I don’t know what the first step in my creative process should be



The Context

We’ve been told that writing is easy, all we have to do is open a vein and bleed. But what happens when you don’t know where to start? How are you supposed to draw blood when the vein is so hard to find? In the medical world, any phlebotomist worth their salt will have their special own bag of tricks for solving this very common problem, especially for patients with thick skin. And similarly, every creator needs their own set of strategies for finding the creative vein. Rollo writes in his legendary book on the courage to create. The first thing we notice in a creative act is that it is an encounter. The essential point is not the presence or absence of voluntary effort, but the degree of absorption, intensity and quality of our engagement with the world. This is where the blood of inspiration pools, and once we train ourselves to access it on a moment’s notice, we will never run out of ideas again.

The Tool

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TAPPING — Questions to mine the emotional tension of your immediate past experiences as raw source material for creative expression

By starting at the sensation level of experience, relating to it with kindness and curiosity, and then blackening the page, something interesting usually appears. The upside to this process is, anyone can apply it. Even people who don’t consider themselves as writers. Because this isn’t about literature, this is about learning. It’s about defining the events in our life in a way that we actually grow from them. It’s about transforming the smallest events or situations into breakthroughs in thinking and action. It’s about alchemizing both joyful and painful life experiences into real opportunities for profound healing. This is perhaps our greatest defense against inertia. Not just as creative people, but as people. Make sure that our learning is greater than our experience.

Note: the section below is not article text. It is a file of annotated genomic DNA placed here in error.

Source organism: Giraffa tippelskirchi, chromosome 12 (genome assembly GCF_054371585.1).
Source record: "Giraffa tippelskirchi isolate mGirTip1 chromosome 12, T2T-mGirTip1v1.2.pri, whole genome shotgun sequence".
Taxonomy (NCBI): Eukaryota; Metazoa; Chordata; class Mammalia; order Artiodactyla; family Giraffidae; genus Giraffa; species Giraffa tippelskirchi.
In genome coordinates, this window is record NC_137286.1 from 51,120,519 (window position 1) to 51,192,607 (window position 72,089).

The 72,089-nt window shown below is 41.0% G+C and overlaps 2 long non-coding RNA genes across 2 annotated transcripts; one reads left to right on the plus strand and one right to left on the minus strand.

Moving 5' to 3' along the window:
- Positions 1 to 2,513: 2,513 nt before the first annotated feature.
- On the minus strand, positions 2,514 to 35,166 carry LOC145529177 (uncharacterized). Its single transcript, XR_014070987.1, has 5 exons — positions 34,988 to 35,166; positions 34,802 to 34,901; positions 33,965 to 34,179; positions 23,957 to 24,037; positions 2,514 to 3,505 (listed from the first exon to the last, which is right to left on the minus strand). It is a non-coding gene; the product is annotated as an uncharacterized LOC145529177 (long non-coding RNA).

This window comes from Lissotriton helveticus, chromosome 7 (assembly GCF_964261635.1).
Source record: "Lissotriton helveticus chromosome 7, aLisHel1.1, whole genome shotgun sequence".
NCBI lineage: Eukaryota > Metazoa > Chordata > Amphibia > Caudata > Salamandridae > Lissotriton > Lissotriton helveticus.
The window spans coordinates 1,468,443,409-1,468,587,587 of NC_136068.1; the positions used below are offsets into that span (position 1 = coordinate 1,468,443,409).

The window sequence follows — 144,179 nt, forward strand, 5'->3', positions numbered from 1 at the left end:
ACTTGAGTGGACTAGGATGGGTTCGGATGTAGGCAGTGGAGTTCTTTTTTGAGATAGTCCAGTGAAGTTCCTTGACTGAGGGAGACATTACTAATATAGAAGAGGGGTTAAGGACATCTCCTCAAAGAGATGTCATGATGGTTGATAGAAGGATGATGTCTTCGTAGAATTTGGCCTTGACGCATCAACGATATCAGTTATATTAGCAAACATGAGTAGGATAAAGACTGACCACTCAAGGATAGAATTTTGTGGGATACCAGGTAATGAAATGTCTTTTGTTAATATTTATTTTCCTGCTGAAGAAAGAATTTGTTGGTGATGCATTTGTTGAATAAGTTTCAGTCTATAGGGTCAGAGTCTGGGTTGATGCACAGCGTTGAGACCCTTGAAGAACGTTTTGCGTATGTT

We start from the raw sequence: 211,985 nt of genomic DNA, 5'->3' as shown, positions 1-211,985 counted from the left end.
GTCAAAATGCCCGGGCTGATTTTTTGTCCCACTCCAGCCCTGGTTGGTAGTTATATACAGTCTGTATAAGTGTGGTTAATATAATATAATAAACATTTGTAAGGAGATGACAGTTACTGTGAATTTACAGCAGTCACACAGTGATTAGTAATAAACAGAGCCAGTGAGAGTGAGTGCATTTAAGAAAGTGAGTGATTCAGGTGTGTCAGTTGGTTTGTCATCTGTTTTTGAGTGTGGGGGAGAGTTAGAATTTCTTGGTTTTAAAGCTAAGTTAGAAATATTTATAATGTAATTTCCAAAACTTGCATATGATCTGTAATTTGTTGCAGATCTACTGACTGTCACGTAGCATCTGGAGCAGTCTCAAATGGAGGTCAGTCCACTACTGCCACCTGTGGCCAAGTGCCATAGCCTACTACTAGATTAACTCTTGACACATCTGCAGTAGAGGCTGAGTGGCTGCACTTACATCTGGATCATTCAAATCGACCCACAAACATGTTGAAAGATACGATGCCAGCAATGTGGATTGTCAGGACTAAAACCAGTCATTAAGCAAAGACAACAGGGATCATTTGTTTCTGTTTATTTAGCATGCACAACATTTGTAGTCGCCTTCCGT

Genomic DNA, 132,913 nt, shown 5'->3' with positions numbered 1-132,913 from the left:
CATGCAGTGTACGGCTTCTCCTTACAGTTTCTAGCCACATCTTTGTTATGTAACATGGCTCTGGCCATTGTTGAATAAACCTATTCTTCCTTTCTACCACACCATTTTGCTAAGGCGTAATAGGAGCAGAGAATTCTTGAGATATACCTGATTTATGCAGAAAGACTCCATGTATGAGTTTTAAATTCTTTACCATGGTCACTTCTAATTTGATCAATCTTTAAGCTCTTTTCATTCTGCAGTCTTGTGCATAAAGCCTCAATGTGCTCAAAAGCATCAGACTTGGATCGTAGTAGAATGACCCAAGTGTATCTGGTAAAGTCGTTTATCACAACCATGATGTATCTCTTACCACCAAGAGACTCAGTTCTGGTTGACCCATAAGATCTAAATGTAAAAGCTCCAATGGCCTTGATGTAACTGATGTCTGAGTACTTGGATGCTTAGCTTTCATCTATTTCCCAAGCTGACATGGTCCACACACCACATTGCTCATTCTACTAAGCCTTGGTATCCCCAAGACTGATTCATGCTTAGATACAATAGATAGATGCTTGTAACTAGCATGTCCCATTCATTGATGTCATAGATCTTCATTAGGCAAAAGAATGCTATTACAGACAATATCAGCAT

Scott's Take

Scott's Take

During my daily writing sessions, my trick for finding the vein is traveling back in time and considering my encounters from the previous day. With people, with objects, with art, with the world, with anything. And what’s helpful for drawing blood is to ask myself certain reflection questions. Each of which challenges me to notice and name my feelings and emotions from yesterday, and follow them. As you read these, think about your own answers, but also think about your own questions that might help open a vein for your creative practice. Whom did you badly want to call bullshit on? What happened that offended your sense of order? What did you say that made other people pause? Where did you experience surprise, delight, awe or violated expectation? Who did you engage with that taught you something? What did you see that made you change your mind? What problems did you notice in the world that you wanted to fix? What did you see that you weren’t okay with? What ideas came out of your mouth that beg further exploration? It really works. This is my daily process for writing from the inside out, and inspiration is rarely far away.

The Rest

Ultimately, the problem of our society is that instead of learning from our mistakes, we make the music faster and louder, and the drugs stronger and cheaper. Perhaps opening the creative vein and bleeding all over the page is only high we need. Have needle will travel, back in time. Are you truly learning from experience, or only learning to become more like yourself?

The Benefits

Find the vein of inspiration consistently
Learn from your experiences faster
Define events in a way that you actually grow from them
Transform small moments and situations into breakthroughs in thinking and action

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